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 Post subject: Re: Victor Credenza Induction Motor Coil Rebuild
PostPosted: Mon Feb 26, 2018 11:16 am 
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Victor Jr
Chappy
Joined: Sun Jan 14, 2018 11:09 am
Posts: 13
This is the label on my motor.


Attachments:
Induction Motor Label.pdf [121.72 KiB]
Downloaded 6 times
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 Post subject: Re: Victor Credenza Induction Motor Coil Rebuild
PostPosted: Mon Feb 26, 2018 11:29 am 
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Victor Jr
Chappy
Joined: Sun Jan 14, 2018 11:09 am
Posts: 13
Wes K wrote:
JerryVan wrote:
EarlH wrote:
On the later motors, they put a capacitor in the circuit. Doesn't that help the motor run a little better as well? I know this RE-75 I am working on has one in it, but other than that, the motor looks identical to the induction motors I've seen in all the earlier machines.


I'm not an "electrical guy" but I'm assuming that the capacitor may reduce/filter the AC hum that these motors can produce.


Later motors are usually a split-phase motor (usually permanent split capacitor) and the capacitor is needed to generate starting torque.

Later they went to shaded-pole motors for most inexpensive players and changers, and these have no capacitor at all.


Very interesting stuff everyone. I am not an electrical guy either--basically, my knowledge of electrical prior to this was the on switch. However, I have rewired the machine up to the coils with the direction of my electrician on what wire to use, etc. I am fascinated now. I have bought books on electric induction motors and coils and this could be a long term project for me. No rush for sure. I will keep you posted on how things go. How would one measure the diameter of the wire? That has been mentioned. I just went based on the Ohms of resistance I measured in the coils and used a table of wire gauges. The 9 ohms previously mentioned was very close to the wire I have. I am planning on trying 20 gauge wire that is enamel coated to start. It is my understanding that I will not need the brown colored silk wrapping that is currently on the coil because that was the insulation of this coil. We shall see. If there is a poof and plume of magic smoke then I will just go back to the drawing board and start again. I am a detail guy so the reverse engineering quick way is not really my thing--I am trying to dig into the physics of the process and learn the process of actually calculating the needed winds, etc., with the math (the only thing I have less experience with than mechanical stuff is math so now may be a good time to learn--and it helps me to force my son to study math by answering the "what the heck with I ever use that equation for" question.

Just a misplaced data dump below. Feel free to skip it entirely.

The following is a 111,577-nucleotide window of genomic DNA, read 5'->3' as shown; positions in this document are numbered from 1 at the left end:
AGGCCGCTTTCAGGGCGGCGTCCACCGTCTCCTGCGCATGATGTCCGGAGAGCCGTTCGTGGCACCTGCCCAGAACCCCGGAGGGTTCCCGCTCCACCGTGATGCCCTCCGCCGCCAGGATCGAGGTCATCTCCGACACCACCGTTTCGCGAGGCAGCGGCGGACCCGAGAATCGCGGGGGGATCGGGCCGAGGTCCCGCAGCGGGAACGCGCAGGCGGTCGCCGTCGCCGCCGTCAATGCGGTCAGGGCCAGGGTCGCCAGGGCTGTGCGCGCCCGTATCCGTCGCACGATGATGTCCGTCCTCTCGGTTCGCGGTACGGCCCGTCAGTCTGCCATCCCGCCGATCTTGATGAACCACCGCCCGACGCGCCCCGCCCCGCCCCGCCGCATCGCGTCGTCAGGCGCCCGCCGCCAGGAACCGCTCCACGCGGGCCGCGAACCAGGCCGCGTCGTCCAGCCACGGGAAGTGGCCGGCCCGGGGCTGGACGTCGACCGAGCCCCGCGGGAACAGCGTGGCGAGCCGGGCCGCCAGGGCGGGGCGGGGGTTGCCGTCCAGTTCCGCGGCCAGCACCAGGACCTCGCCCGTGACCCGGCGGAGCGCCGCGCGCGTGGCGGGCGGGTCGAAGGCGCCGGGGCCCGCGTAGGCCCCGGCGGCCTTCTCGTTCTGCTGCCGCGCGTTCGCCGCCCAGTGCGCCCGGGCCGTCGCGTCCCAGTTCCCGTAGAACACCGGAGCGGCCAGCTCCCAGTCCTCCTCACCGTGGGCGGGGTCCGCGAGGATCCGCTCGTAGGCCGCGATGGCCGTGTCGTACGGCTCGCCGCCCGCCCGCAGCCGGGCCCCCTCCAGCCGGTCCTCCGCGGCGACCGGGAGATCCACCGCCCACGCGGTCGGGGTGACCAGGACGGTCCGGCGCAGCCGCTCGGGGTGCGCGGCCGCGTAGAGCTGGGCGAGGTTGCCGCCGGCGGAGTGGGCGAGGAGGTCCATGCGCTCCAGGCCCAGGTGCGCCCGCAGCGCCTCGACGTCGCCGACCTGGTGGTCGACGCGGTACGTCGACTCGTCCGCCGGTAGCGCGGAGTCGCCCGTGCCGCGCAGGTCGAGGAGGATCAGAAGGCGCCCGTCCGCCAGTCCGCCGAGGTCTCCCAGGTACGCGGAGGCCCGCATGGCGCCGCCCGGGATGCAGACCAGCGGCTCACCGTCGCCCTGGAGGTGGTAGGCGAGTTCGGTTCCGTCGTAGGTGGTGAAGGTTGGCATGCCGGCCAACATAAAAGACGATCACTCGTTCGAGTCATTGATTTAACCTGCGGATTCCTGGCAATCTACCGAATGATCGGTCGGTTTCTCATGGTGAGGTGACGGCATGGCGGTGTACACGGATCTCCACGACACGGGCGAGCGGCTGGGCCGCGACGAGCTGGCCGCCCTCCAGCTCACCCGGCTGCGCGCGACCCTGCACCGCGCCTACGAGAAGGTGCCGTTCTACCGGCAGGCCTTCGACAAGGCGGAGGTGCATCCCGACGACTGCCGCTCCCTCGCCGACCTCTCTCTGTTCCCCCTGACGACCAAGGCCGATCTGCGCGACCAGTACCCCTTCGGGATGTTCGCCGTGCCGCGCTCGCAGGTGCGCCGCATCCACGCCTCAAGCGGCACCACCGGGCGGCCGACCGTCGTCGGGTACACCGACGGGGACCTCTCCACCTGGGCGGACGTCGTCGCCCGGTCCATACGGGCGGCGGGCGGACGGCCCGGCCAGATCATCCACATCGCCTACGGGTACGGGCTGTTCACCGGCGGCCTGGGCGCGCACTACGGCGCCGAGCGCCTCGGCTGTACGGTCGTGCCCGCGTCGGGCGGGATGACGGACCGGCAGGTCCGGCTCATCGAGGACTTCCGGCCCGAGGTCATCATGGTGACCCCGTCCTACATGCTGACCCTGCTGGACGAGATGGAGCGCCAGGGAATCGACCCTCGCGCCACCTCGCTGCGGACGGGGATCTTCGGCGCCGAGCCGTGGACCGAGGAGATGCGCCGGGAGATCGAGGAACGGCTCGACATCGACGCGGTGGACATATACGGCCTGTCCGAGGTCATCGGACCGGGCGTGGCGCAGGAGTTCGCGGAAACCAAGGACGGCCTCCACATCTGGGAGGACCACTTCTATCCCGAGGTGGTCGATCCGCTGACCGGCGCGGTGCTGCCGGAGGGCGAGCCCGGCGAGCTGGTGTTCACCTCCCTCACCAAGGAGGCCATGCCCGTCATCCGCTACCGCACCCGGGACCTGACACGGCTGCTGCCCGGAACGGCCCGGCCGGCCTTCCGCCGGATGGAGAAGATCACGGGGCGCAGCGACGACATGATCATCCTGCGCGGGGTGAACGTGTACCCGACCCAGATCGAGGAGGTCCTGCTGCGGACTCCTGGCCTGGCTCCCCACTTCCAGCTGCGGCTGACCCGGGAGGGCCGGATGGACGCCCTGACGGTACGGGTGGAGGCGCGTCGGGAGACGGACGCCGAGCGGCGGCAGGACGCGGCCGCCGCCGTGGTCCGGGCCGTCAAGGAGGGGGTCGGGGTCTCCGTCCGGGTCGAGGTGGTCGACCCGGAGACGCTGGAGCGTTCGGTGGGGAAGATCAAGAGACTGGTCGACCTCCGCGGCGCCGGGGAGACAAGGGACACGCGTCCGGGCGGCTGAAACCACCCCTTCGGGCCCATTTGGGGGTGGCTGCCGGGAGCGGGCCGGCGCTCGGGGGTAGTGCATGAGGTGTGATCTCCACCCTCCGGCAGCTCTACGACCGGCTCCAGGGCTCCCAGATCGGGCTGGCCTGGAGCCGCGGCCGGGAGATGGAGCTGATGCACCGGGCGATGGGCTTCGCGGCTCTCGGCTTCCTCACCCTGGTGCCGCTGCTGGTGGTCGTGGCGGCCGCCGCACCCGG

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 Post subject: Re: Victor Credenza Induction Motor Coil Rebuild
PostPosted: Mon Feb 26, 2018 11:39 am 
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Victor IV
Joined: Mon Aug 24, 2009 3:08 pm
Posts: 1885
Location: Harrison Township, MI
How to measure wire diameter; go to Amazon or eBay, search for "digital caliper" and then hit "Purchase".


Attachments:
Capture.JPG
Capture.JPG [ 11.06 KiB | Viewed 69 times ]
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 Post subject: Re: Victor Credenza Induction Motor Coil Rebuild
PostPosted: Mon Feb 26, 2018 11:41 am 
Offline
Victor Jr
Chappy
Joined: Sun Jan 14, 2018 11:09 am
Posts: 13
JerryVan wrote:
How to measure wire diameter; go to Amazon or eBay, search for "digital caliper" and then hit "Purchase".


Fabulous. Thanks. I had visions of myself with a really tiny ruler. :)


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 Post subject: Re: Victor Credenza Induction Motor Coil Rebuild
PostPosted: Mon Feb 26, 2018 11:42 am 
Offline
Victor IV
Joined: Mon Aug 24, 2009 3:08 pm
Posts: 1885
Location: Harrison Township, MI
Here is how you equate the actual diameter of the wire with what gauge it is;


Attachments:
Capture.JPG
Capture.JPG [ 41.5 KiB | Viewed 67 times ]